Truthfulness

When Paul wrote in his epistle to the Ephesians, "Wherefore putting away lying, speak every man truth with his neighbour: for we are members one of another," he probably meant just what he said; for in his letter to the Colossians he wrote, "Lie not one to another, seeing that ye have put off the old man with his deeds." In both of these passages Paul was evidently pointing out the need for a high standard of moral conduct, as is readily seen by referring to the context. Morality inculcates truthfulness.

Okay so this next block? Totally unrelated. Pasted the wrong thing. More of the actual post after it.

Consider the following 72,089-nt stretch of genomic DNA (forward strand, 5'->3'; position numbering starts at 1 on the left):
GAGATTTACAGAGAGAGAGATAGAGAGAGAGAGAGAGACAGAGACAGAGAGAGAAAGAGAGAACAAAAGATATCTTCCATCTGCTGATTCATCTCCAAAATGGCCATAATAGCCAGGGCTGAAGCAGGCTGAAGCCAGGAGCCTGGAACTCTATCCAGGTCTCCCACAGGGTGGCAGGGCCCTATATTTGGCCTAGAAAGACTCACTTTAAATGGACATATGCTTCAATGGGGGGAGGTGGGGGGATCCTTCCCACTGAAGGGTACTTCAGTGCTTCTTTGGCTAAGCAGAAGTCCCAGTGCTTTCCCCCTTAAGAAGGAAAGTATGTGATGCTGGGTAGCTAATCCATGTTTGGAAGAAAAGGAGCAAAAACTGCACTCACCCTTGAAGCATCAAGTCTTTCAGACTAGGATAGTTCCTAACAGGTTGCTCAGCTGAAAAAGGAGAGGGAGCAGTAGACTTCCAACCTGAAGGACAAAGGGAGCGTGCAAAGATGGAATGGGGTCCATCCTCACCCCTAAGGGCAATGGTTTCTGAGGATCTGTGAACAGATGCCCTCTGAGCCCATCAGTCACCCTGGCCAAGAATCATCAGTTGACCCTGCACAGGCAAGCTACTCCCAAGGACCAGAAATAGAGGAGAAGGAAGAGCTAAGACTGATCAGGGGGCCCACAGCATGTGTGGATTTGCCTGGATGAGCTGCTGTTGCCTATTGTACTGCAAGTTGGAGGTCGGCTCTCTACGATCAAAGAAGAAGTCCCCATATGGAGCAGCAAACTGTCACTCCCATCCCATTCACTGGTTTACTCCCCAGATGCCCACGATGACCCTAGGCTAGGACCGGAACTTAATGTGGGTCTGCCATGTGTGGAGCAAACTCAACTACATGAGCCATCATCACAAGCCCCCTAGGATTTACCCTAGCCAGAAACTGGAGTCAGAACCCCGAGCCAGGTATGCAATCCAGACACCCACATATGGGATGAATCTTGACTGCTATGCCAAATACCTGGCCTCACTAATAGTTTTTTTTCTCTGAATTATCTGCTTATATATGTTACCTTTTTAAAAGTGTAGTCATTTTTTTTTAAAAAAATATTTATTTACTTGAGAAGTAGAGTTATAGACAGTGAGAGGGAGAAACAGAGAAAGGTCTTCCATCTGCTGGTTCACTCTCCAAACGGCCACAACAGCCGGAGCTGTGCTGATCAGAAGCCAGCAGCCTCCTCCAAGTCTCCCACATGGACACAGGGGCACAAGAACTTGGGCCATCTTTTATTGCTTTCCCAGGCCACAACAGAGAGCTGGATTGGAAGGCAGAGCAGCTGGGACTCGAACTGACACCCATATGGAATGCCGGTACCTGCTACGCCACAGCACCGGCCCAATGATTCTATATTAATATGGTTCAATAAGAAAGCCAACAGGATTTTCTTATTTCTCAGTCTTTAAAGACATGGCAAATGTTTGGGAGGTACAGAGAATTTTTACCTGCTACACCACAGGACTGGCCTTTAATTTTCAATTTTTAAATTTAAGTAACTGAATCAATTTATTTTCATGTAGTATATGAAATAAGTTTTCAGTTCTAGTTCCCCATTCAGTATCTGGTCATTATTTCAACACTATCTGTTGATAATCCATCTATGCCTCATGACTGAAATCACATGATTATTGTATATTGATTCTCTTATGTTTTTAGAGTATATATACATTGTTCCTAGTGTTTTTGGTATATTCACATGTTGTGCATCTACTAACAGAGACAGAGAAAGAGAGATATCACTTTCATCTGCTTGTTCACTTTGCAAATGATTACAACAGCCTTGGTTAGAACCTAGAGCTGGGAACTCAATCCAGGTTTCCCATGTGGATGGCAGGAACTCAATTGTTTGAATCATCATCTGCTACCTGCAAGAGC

What Paul desired was that those to whom he wrote these words of admonition should speak the truth among themselves and with others in the sense that is ordinarily meant by the word "truth." Many are aware that on certain occasions—for example, when registering for the purpose of voting—one is required to take an oath that in answering the questions asked by the official he will "tell the truth, the whole truth, and nothing but the truth." So, in all our human contacts, it is highly desirable that we should speak truthfully, and not indulge in subterfuge.

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Notes from the Publishing House
November 14, 1936
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